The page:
The result was this: government policies left rural farming communities more endangered, at the same time that government policies also made the crimes against them harder to monitor.

Please let that last statement sink in. Taken together with the fact that it was the ANC that began the farm attacks, and that the ANC made these decisions, these facts establish a pattern of conduct on the part of some elements of South Africa’s ruling political party, the ANC: leave the Boer farmers vulnerable, allow them to be brutally and terroristically attacked, and cover the whole thing up.

Scholarly research into the Farm Attack phenomenon shows that its motivation seems to be one of intimidation. Research by Cristopher Gumbi (notice spelling of the first name) demonstrated this.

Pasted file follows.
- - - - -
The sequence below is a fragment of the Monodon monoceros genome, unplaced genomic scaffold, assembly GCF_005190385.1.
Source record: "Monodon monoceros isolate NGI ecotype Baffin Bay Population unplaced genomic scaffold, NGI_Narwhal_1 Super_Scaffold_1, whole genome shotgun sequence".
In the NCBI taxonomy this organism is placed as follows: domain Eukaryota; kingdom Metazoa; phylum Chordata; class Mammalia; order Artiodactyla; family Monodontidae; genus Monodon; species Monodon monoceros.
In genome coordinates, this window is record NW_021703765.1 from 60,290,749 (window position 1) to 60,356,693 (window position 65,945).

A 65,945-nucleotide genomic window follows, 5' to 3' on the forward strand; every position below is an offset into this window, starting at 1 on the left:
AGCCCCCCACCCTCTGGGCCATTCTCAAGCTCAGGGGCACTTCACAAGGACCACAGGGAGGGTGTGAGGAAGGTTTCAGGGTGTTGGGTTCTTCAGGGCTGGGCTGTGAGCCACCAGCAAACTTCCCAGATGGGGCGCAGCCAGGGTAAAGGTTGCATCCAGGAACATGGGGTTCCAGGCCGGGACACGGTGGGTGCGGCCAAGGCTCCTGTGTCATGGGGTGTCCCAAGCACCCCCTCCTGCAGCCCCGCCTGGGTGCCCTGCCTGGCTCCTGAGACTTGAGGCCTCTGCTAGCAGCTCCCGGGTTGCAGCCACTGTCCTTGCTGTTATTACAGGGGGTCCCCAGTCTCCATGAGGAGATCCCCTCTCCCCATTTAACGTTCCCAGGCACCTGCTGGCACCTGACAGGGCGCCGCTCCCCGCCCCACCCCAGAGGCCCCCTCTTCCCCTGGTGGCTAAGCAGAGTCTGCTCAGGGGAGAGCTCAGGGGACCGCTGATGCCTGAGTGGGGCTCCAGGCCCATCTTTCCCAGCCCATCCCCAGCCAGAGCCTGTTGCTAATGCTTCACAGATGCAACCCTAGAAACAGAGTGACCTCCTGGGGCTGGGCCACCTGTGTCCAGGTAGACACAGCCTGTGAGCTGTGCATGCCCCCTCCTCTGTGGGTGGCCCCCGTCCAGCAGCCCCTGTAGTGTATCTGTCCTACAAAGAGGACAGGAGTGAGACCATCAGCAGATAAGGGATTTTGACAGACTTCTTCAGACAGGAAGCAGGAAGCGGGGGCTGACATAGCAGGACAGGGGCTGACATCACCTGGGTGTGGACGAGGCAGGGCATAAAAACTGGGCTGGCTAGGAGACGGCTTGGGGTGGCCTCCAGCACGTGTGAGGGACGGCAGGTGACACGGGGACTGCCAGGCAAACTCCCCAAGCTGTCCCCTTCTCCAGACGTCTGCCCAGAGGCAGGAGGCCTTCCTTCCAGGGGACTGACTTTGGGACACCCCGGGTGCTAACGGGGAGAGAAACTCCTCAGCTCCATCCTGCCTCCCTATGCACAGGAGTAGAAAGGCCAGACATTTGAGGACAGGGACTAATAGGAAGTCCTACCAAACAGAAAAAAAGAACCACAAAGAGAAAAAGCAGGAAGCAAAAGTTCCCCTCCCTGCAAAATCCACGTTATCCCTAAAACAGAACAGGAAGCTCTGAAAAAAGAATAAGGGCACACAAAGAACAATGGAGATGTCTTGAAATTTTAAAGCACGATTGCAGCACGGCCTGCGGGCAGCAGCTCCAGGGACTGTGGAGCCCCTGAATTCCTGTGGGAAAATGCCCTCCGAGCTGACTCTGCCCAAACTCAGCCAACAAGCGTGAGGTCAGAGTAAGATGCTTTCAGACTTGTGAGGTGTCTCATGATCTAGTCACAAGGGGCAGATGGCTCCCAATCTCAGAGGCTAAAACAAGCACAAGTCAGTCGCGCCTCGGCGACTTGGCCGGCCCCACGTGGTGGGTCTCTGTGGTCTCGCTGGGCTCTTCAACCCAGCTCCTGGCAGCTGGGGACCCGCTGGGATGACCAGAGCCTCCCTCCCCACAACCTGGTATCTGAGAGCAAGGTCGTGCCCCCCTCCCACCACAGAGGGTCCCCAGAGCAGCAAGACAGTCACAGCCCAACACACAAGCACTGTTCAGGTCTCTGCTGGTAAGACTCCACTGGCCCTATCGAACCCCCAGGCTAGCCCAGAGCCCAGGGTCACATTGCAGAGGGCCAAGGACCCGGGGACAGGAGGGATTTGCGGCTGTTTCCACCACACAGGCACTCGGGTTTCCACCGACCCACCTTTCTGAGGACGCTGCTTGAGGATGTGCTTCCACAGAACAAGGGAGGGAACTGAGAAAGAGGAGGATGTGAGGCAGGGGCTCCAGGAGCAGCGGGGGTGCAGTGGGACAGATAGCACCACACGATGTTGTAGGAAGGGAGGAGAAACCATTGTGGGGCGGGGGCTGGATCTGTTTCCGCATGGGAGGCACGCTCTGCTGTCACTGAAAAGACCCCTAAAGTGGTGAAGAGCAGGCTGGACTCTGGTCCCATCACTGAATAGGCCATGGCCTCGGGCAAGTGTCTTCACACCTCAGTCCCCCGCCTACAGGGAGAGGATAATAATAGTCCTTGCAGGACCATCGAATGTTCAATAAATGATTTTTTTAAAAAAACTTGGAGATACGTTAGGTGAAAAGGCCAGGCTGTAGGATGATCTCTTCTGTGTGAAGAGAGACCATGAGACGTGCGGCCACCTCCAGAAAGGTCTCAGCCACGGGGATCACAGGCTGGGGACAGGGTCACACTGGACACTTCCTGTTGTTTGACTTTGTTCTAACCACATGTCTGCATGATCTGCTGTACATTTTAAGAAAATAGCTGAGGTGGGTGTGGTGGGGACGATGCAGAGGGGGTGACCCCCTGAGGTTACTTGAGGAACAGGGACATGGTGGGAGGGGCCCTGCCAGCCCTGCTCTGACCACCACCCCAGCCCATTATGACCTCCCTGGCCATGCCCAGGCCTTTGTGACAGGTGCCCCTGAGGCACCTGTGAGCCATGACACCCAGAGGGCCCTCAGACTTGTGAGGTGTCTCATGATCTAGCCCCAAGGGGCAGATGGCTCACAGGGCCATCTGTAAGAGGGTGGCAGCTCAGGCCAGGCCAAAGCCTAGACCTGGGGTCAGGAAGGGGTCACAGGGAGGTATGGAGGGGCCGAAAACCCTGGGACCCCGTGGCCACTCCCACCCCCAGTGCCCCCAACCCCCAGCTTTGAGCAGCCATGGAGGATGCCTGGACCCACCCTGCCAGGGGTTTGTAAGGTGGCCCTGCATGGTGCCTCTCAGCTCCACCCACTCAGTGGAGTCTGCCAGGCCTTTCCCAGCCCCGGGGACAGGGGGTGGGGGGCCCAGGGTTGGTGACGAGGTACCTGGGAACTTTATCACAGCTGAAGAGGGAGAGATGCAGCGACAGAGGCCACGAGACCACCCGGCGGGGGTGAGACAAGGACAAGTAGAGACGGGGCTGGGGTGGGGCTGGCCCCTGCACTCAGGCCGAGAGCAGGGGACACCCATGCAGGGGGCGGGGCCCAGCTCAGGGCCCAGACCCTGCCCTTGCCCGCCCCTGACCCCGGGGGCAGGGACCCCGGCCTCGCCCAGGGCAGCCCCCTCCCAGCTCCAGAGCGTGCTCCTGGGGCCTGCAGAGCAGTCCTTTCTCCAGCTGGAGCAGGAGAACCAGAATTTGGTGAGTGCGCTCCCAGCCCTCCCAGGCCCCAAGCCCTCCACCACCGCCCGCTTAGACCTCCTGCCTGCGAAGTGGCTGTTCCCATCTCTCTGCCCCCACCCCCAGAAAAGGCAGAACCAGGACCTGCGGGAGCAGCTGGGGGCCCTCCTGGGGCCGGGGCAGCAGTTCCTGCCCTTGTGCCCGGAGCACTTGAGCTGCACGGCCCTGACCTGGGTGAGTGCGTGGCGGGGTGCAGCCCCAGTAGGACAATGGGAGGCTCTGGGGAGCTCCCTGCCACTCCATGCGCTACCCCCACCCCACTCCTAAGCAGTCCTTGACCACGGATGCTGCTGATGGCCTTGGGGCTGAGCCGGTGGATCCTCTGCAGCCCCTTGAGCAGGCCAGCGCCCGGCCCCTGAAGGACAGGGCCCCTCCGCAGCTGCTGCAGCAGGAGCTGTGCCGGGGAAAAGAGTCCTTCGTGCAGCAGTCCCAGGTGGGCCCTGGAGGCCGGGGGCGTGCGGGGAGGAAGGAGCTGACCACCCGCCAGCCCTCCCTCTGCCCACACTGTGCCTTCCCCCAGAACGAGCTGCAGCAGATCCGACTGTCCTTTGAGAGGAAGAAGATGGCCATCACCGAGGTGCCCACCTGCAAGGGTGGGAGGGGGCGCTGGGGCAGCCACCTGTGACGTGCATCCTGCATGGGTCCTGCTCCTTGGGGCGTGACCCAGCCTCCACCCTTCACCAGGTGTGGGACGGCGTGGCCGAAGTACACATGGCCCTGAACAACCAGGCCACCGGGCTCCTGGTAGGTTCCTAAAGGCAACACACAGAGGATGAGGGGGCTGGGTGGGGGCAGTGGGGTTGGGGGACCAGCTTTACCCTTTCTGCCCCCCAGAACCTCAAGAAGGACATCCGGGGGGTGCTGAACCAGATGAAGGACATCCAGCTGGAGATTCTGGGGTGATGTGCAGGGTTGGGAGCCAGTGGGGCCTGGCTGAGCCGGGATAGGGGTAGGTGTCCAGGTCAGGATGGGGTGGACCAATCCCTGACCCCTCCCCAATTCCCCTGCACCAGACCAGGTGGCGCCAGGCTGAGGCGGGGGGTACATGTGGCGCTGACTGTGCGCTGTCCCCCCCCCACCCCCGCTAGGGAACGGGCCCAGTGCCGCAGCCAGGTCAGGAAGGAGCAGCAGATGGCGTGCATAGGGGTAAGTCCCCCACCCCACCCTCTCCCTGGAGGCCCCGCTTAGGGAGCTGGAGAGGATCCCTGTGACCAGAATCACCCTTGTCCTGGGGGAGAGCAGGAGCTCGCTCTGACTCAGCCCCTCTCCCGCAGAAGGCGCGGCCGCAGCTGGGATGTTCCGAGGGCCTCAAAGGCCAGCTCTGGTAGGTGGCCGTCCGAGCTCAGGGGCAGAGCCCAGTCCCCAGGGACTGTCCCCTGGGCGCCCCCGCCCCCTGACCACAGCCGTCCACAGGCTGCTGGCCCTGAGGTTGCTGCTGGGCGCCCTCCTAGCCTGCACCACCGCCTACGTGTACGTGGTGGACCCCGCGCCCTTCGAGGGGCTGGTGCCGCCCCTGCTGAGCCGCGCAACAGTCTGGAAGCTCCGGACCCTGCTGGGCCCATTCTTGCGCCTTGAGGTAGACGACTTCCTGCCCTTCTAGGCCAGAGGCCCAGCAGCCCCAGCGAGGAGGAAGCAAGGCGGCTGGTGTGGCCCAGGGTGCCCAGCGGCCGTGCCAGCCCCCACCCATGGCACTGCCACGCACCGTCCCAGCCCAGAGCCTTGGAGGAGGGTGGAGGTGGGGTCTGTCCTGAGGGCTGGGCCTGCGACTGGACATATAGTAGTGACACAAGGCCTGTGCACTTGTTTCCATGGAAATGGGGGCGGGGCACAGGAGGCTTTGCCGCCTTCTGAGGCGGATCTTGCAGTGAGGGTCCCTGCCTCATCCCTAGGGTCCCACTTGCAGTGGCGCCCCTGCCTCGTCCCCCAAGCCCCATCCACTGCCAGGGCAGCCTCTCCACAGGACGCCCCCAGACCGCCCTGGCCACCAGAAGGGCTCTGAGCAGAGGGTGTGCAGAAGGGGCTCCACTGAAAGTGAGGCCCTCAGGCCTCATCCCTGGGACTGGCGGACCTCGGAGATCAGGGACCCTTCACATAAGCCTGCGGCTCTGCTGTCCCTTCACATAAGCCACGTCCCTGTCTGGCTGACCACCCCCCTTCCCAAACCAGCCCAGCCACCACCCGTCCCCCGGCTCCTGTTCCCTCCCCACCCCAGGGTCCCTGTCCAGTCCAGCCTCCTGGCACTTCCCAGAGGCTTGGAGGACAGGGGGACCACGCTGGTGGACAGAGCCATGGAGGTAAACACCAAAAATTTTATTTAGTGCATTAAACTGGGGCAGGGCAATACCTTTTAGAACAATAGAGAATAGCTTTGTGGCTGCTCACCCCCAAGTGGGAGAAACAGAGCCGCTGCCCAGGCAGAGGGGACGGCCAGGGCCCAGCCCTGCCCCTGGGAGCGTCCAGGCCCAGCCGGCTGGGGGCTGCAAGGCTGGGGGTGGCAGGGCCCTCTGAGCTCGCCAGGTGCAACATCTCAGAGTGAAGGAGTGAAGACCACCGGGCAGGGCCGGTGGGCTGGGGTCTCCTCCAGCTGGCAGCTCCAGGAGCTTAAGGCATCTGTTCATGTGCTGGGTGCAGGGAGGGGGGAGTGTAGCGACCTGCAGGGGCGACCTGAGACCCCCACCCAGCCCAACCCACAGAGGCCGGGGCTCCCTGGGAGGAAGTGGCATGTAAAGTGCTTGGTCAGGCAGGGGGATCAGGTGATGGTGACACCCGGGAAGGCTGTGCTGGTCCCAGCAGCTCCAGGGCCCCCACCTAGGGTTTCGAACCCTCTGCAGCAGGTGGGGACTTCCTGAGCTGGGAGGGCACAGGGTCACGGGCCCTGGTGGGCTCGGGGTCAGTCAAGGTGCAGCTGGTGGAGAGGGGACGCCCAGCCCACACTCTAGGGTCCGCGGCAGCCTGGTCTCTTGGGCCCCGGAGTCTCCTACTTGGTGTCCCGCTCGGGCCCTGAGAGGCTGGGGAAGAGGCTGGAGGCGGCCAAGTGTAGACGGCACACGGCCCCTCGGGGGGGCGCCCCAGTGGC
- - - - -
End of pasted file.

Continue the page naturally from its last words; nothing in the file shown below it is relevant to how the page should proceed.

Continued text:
Based on my own research, there are some criminal assaults on rural farms that appear to be “normal” crime. However, the Farm Attacks are a distinct phenomenon; the attackers are 1) well-equipped, 2) well-trained, and 3) execute their attacks with a degree of precision characteristic of military units. Furthermore, there is 4) gratuitous violence – barbaric torture (I will spare you the details) – going far beyond anything that would be needed to coerce victims into cooperating, often lasting for hours (and even days!) after valuables have been taken, and sexual assault that goes beyond anything that could be considered opportunistic rape. Finally, 5) what is stolen is of small value, often less than $20 US, which in no way compensates for the money it takes to buy state-of-the-art cell phone and radio jammers used in the attacks, or to pay for a vehicle to wait at an exfiltration point, or which could satisfy the skilled mercenaries who would be needed to conduct these attacks.